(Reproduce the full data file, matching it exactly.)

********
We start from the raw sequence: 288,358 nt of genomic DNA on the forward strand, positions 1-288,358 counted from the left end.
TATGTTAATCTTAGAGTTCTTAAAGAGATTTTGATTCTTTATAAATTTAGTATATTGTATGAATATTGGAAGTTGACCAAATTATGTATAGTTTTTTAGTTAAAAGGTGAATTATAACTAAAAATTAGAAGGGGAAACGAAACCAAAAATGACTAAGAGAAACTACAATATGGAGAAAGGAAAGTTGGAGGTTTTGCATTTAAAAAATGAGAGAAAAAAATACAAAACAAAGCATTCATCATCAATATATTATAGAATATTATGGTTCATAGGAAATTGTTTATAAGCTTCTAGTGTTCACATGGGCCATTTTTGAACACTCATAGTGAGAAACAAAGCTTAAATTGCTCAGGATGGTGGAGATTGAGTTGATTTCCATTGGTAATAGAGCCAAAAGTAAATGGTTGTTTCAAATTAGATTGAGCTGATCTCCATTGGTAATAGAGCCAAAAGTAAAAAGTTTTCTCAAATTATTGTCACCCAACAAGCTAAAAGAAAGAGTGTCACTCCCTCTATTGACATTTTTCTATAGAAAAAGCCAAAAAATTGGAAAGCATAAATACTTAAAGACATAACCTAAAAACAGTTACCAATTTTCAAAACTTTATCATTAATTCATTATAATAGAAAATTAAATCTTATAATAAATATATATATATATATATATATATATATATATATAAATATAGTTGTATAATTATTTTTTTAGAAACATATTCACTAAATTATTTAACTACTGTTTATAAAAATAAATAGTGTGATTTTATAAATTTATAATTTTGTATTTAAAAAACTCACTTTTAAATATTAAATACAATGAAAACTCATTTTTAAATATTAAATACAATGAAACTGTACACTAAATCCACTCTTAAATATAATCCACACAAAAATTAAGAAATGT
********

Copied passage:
We start from the raw sequence: 288,358 nt of genomic DNA on the forward strand, positions 1-288,358 counted from the left end.
TATGTTAATCTTAGAGTTCTTAAAGAGATTTTGATTCTTTATAAATTTAGTATATTGTATGAATATTGGAAGTTGACCAAATTATGTATAGTTTTTTAGTTAAAAGGTGAATTATAACTAAAAATTAGAAGGGGAAACGAAACCAAAAATGACTAAGAGAAACTACAATATGGAGAAAGGAAAGTTGGAGGTTTTGCATTTAAAAAATGAGAGAAAAAAATACAAAACAAAGCATTCATCATCAATATATTATAGAATATTATGGTTCATAGGAAATTGTTTATAAGCTTCTAGTGTTCACATGGGCCATTTTTGAACACTCATAGTGAGAAACAAAGCTTAAATTGCTCAGGATGGTGGAGATTGAGTTGATTTCCATTGGTAATAGAGCCAAAAGTAAATGGTTGTTTCAAATTAGATTGAGCTGATCTCCATTGGTAATAGAGCCAAAAGTAAAAAGTTTTCTCAAATTATTGTCACCCAACAAGCTAAAAGAAAGAGTGTCACTCCCTCTATTGACATTTTTCTATAGAAAAAGCCAAAAAATTGGAAAGCATAAATACTTAAAGACATAACCTAAAAACAGTTACCAATTTTCAAAACTTTATCATTAATTCATTATAATAGAAAATTAAATCTTATAATAAATATATATATATATATATATATATATATATATATAAATATAGTTGTATAATTATTTTTTTAGAAACATATTCACTAAATTATTTAACTACTGTTTATAAAAATAAATAGTGTGATTTTATAAATTTATAATTTTGTATTTAAAAAACTCACTTTTAAATATTAAATACAATGAAAACTCATTTTTAAATATTAAATACAATGAAACTGTACACTAAATCCACTCTTAAATATAATCCACACAAAAATTAAGAAATGT